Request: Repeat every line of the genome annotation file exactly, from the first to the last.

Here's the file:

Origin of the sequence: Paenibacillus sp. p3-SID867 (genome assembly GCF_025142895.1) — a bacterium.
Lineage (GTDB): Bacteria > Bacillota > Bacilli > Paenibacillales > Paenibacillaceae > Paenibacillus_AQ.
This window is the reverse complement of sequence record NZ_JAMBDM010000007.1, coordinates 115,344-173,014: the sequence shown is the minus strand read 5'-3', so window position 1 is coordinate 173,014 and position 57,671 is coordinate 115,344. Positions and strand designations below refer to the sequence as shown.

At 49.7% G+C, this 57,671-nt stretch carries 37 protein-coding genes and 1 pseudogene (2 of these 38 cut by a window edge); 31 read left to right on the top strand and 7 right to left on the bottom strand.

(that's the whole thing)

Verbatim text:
Origin of the sequence: Paenibacillus sp. p3-SID867 (genome assembly GCF_025142895.1) — a bacterium.
Lineage (GTDB): Bacteria > Bacillota > Bacilli > Paenibacillales > Paenibacillaceae > Paenibacillus_AQ.
This window is the reverse complement of sequence record NZ_JAMBDM010000007.1, coordinates 115,344-173,014: the sequence shown is the minus strand read 5'-3', so window position 1 is coordinate 173,014 and position 57,671 is coordinate 115,344. Positions and strand designations below refer to the sequence as shown.

At 49.7% G+C, this 57,671-nt stretch carries 37 protein-coding genes and 1 pseudogene (2 of these 38 cut by a window edge); 31 read left to right on the top strand and 7 right to left on the bottom strand.